Project Controls & Communication

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Categories: Communication

Describing scheduling, earned value management (EVM) and financial management as "project controls" is, I would suggest, dangerous!  

The steering mechanism on a car is a control system. You move the steering wheel, and the front wheels turn and if the car is in motion, its direction of travel is altered. Control systems cause a change.  

Altering the duration of a task in a schedule, or calculating the current cost performance index and estimate at completion for an EVM report changes nothing. All you have is new data.

If the data is going to cause a change, it needs to be communicated to the right people. They need to receive, understand and believe the data--this changes the data into information. Then they need to use this new information to change their future behaviors.

This is a communication process. The challenge facing schedulers and other controls staff is recognizing their primary role is communication not controls. Certainly they need to be able to gather and process information effectively but this is wasted effort without equally effective communication.

Other challenges include:
•    Identifying the right people to communicate with--the project manger is the only one
•    Formatting the data in a way that can be easily understood by the receiver. Without understanding, there will be no action.
•    Focusing the information on what matters in the future

No one can change the past and it's always too late to change the present. The only value a project control tool can offer is to influence future actions and decisions. This requires making schedules, cost plans and the like as simple as possible to improve communication and facilitate understanding by the project team.  

Only after the project team fully understands the information can you expect them to use the information to make wise decisions about future actions.
Posted by Lynda Bourne on: July 24, 2009 03:44 PM | Permalink

Comments (7)

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Glen B. Alleman

Every PP&C function we provide sits in a weekly meeting where the Control Account Managers (CAMs), Program Manager and her deputies sit for several hours.

The "controls" outcome only results with the EV data from the previous week's CAM review meetings is used to plan the outcomes for the coming week or weeks work efforts.

The function of Program Planning and Controls - as you suggest - must communicate. I know of now credible PP&C group that provides information that is not acted on by Program Manager. I know this situation exists, but it is no credbibly appliying the output of EV to "control" the direction of the program.

Glen B. Alleman
I came across a page in our EVMS training course with interesting statistics

Systematic EVMS weaknesses identified by [Defense Contract Management Agency] DCMA during 39 reviews in 2007:

1. CAM knowledge problems
2. Span of control issues
3. Inadequate schedules
4. Data integration and integrity problems
5. Undisciplined work authorization and change control processes
6. Poor variance analysis
7. No formal corrective action processes
8. Inadequate Estimate at Completion procedures
9. EVM used to report data, not as a management tool

It seems that the last item summarizes your point and the issues with using EV as a simple data reporting process and then saying "we're doing EVM."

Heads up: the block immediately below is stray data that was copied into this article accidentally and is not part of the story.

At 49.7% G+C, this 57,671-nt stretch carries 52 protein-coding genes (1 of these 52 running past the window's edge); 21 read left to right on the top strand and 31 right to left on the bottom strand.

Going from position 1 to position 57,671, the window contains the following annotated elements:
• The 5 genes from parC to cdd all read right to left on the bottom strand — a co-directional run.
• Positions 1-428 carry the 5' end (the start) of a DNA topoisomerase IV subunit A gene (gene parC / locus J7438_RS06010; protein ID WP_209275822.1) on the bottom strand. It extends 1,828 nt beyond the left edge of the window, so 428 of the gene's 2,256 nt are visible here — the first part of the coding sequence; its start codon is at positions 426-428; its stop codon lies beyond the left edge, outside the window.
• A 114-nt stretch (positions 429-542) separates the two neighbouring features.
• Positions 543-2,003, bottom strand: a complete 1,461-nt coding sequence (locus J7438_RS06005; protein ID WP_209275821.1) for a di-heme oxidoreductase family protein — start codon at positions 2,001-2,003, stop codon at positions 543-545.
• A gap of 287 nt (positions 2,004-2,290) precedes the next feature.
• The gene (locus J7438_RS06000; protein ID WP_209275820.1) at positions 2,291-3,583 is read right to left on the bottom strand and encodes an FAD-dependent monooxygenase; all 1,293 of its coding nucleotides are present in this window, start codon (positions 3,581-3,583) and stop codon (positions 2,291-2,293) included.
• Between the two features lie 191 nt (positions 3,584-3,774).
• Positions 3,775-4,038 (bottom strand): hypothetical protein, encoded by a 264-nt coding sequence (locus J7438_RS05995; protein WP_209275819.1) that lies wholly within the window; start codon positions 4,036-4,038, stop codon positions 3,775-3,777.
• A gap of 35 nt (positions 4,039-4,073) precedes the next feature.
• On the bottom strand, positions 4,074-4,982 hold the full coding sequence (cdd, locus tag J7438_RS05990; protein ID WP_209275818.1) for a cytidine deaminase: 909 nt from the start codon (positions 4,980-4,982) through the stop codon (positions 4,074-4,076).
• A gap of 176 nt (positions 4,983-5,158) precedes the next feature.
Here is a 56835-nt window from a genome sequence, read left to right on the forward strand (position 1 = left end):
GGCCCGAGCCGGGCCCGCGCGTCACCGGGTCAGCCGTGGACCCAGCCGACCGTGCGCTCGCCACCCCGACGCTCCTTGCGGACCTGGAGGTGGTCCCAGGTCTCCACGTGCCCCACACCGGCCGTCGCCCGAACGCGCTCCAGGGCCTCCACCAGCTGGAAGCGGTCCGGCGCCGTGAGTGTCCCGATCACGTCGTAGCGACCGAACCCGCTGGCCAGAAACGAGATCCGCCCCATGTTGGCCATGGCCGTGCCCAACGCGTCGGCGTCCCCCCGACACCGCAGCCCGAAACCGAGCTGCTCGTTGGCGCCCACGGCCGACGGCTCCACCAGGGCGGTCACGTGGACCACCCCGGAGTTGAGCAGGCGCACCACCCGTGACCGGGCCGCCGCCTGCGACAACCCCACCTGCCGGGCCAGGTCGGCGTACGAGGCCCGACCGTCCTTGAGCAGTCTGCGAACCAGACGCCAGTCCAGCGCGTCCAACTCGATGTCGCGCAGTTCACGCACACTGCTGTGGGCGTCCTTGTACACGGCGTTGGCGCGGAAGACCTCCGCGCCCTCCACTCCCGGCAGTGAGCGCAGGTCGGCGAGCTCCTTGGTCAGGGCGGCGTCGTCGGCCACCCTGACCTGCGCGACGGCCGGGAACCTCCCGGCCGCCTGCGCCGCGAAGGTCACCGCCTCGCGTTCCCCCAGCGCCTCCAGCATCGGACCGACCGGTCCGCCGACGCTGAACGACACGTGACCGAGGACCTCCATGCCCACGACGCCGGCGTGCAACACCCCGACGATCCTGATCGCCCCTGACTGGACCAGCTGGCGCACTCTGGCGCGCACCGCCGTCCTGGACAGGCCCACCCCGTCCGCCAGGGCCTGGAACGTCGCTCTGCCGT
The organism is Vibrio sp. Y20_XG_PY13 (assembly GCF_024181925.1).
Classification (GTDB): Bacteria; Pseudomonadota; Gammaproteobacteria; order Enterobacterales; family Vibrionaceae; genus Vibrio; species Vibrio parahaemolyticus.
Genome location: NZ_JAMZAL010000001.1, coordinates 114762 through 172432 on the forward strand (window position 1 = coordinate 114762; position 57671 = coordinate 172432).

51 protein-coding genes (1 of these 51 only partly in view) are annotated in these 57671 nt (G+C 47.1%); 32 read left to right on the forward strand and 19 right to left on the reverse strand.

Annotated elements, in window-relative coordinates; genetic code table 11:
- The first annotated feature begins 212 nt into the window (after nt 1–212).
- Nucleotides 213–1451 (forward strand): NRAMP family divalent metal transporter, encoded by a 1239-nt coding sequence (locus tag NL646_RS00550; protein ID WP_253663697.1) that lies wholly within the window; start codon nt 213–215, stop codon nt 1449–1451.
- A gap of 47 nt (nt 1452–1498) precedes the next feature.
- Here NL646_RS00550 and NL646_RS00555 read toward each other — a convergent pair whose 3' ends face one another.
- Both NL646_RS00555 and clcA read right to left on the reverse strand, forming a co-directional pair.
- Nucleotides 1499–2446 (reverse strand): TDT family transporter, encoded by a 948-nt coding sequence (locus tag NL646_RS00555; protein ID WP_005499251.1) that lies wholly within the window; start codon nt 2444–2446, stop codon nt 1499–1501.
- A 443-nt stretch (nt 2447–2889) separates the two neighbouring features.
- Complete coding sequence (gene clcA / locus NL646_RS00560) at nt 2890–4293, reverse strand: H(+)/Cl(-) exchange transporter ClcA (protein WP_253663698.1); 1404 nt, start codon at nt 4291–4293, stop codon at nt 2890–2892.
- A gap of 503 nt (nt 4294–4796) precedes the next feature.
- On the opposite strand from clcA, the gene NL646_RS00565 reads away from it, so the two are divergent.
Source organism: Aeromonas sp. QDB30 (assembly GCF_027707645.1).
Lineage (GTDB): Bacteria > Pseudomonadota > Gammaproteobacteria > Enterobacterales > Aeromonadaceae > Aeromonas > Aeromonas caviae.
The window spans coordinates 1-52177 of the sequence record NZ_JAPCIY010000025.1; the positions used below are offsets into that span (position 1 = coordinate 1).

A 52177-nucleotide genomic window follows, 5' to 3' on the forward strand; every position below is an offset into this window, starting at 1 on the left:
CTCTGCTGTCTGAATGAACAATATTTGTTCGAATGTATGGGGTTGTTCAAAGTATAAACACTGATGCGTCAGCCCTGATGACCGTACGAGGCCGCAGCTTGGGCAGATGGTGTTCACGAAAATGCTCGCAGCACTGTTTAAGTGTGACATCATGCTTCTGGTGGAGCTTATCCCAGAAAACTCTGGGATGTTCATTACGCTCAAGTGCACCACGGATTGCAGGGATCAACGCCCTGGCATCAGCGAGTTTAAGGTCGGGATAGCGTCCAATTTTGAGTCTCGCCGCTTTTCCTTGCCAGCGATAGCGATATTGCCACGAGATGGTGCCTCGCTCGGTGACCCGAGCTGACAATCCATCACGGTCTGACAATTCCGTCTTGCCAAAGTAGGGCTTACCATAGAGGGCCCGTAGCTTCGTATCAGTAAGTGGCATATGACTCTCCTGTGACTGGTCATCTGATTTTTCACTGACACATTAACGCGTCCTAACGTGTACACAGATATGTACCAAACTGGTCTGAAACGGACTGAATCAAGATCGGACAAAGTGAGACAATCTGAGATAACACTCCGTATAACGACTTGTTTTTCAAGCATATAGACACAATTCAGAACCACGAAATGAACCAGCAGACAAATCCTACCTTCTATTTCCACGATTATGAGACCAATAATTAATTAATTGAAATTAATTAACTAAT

Ray Hudock
Excellent points and spot on. Quality "tools" are more readily available than the qualified practictioners who know how to use them effectively. At the end of most Projects, Communications is often identified as something that could have been done better.

Project Management Templates
Well ... the project controls is the development of a project plan, inclusive of an estimate, and then monitoring the performance against that plan throughout the project lifecycle.

Changes resulting from projects often create unusual or difficult situations. These issues should be addressed before the project even begins.

How you handle these issues is critical to your project's success. You can't always resolve issues right away, or you might not have the clout or the time to work something out on the fly. Issue tracking ensures that issues are formally addressed and resolved, not swept under the rug or left to fester.

Shea Putnam
While I agree with most of your article, the one thing that I would point out is the "control system" of a car is not the steering system ... it is the person behind the wheel.

You make a good point that it is the people-side of the project that will make or break a project. Success of a project is tied directly to the points you make, communication, the ability to process information and make crucial decision with accurate information.

Too often, I see managers try to throw "tools" at a problem. It is the easy decision to make. But time and time again, I see the problem typically lies with the people.

"Just because you know how to swing a hammer, doesn't make you a carpenter"

Wes Querns
It's not dangerous at all - unless you have incomplete control systems.

Project Controls includes communications. Agree that it's an essential part of controls. Of course a tool is just a tool, and data is just data. But that's not what Project Controls professionals do.

Controls involves setting up systems, tracking, analyzing, reporting, and following-through to ensure the value proposition - that project metrics, business cases, and expectations for long-term capital asset management will be met.

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